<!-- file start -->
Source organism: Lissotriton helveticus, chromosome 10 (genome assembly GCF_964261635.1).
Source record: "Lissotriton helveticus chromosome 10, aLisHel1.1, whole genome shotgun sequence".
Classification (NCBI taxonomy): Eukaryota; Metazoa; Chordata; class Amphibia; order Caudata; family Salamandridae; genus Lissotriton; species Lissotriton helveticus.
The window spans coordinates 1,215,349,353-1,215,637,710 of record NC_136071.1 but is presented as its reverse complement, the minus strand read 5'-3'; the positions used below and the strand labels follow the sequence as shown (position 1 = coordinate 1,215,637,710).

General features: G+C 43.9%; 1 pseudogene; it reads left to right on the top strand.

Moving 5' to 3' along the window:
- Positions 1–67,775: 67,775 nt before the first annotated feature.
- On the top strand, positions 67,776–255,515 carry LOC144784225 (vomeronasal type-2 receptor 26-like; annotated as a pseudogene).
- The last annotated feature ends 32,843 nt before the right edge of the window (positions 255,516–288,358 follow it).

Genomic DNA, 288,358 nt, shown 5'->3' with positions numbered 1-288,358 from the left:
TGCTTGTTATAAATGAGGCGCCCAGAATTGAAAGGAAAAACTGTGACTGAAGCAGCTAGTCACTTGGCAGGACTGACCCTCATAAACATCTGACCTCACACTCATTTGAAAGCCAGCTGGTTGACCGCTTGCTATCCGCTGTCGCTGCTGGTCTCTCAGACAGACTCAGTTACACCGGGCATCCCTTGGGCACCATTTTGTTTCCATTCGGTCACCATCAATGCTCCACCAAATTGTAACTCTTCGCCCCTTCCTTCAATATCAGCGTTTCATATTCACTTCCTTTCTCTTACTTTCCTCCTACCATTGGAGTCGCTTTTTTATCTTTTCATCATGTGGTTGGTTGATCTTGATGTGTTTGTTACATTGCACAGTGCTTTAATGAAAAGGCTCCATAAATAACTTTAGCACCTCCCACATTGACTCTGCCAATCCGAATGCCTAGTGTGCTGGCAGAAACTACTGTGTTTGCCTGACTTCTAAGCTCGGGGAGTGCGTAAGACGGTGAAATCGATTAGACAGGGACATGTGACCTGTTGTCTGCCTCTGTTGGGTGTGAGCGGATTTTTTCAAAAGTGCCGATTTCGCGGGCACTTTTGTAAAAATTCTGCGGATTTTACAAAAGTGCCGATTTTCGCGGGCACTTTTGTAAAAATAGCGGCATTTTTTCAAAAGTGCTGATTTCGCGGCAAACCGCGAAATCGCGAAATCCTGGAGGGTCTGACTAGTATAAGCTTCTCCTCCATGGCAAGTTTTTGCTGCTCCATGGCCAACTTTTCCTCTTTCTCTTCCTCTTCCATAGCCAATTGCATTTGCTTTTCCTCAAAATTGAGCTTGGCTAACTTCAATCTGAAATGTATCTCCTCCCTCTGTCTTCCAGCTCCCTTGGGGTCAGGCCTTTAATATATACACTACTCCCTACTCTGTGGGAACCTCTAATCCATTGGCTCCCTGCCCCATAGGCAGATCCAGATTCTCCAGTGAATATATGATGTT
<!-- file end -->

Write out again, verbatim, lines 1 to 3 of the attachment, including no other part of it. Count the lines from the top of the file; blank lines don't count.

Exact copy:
Source organism: Lissotriton helveticus, chromosome 10 (genome assembly GCF_964261635.1).
Source record: "Lissotriton helveticus chromosome 10, aLisHel1.1, whole genome shotgun sequence".
Classification (NCBI taxonomy): Eukaryota; Metazoa; Chordata; class Amphibia; order Caudata; family Salamandridae; genus Lissotriton; species Lissotriton helveticus.